Respiratory microbiome in infants and children
|A/Prof Kathryn Holtemail@example.com||+61 03 9035 3155||View page|
A new area of research for us is investigating the composition of bacterial communities (the microbiome) in nasopharyngeal samples in childhood cohorts. By deep sequencing of the 16S rRNA bacterial genes extracted from the samples, we are able to profile the bacterial taxa present in those samples. We then examine differences between the profiles of children who develop asthma later in life, vs those who never develop asthma.
We also look for associations between bacterial colonization and the severity of lung infections, which are known to be an important risk factor for asthma, in early childhood. This project is a collaboration with Mike Inouye (Dept Pathology) and the Telethon Institute for Child Health Research (Perth, Western Australia).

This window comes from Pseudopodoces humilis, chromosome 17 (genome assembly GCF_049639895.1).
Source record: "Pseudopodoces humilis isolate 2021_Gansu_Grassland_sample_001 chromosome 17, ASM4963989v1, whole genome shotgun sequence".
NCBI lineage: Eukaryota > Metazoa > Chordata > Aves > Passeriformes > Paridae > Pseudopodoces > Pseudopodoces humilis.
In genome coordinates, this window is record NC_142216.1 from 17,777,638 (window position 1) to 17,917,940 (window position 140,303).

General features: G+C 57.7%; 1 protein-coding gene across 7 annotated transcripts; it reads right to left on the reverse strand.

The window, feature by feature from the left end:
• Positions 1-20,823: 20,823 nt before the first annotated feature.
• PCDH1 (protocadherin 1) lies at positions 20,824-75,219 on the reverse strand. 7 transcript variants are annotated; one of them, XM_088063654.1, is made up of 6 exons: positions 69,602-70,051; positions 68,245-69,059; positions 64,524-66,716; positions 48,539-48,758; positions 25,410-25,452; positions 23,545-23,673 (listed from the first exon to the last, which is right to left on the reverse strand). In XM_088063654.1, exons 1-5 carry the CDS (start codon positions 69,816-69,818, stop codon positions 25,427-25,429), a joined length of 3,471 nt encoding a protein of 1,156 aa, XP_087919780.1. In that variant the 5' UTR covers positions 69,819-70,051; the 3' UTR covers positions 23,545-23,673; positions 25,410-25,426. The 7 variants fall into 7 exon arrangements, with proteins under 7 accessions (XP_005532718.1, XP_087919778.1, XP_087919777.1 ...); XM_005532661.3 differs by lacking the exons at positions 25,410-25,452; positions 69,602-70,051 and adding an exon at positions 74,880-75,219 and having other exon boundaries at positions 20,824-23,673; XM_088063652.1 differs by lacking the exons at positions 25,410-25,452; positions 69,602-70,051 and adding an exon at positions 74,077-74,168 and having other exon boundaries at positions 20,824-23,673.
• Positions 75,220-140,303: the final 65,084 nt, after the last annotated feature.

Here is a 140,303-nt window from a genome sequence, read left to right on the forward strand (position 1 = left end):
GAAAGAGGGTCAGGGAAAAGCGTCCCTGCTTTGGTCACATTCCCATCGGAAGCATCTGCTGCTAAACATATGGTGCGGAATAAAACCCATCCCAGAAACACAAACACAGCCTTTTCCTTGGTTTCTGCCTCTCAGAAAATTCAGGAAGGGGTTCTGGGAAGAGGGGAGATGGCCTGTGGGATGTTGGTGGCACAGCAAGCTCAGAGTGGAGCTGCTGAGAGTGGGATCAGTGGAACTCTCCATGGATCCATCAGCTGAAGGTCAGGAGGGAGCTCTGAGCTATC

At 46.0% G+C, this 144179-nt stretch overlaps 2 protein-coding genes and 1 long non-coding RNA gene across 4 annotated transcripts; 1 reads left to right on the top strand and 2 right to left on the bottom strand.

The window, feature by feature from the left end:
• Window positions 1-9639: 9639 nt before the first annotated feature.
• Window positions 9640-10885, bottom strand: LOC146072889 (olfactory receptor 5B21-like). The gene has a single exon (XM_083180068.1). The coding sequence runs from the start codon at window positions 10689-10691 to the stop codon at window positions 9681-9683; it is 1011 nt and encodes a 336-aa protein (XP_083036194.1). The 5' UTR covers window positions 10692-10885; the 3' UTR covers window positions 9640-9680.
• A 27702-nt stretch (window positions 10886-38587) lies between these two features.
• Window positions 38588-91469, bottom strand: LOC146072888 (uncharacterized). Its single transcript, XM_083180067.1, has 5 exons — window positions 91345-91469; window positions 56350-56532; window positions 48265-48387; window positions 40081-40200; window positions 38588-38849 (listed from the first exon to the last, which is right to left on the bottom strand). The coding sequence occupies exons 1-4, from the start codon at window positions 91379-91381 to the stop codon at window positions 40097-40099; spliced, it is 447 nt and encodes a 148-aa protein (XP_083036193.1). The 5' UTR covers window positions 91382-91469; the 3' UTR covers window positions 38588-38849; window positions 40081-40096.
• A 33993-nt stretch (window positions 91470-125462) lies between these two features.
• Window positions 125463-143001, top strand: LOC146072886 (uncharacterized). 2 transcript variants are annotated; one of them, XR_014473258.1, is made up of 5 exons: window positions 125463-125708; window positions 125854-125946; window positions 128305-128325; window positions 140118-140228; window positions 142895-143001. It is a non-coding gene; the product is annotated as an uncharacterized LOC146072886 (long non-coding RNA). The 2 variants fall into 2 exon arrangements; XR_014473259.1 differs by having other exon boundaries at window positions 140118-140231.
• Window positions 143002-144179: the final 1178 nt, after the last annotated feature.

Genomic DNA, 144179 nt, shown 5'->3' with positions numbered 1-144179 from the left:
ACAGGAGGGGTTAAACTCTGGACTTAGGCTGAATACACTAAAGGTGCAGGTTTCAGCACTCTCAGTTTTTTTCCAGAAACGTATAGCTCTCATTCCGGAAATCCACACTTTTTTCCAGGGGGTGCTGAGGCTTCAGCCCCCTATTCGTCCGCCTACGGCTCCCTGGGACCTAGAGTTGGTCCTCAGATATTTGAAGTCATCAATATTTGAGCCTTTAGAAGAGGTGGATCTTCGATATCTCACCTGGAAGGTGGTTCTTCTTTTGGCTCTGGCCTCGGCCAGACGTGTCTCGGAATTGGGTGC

Graphical abstract from our recent paper:
The Infant Nasopharyngeal Microbiome Impacts Severity of Lower Respiratory Infection and Risk of Asthma Development
Shu Mei Teo, Danny Mok, Kym Pham, Merci Kusel, Michael Serralha, Niamh Troy, Barbara J. Holt, Belinda J. Hales, Michael L. Walker, Elysia Hollams, Yury A. Bochkov, Kristine Grindle, Sebastian L. Johnston, James E. Gern, Peter D. Sly, Patrick G. Holt, Kathryn E. Holt*, Michael Inouye*
NHMRC project grant "Systems biology of asthma development in early childhood" (APP1049539).
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For further information about this research, please contact the research group leader.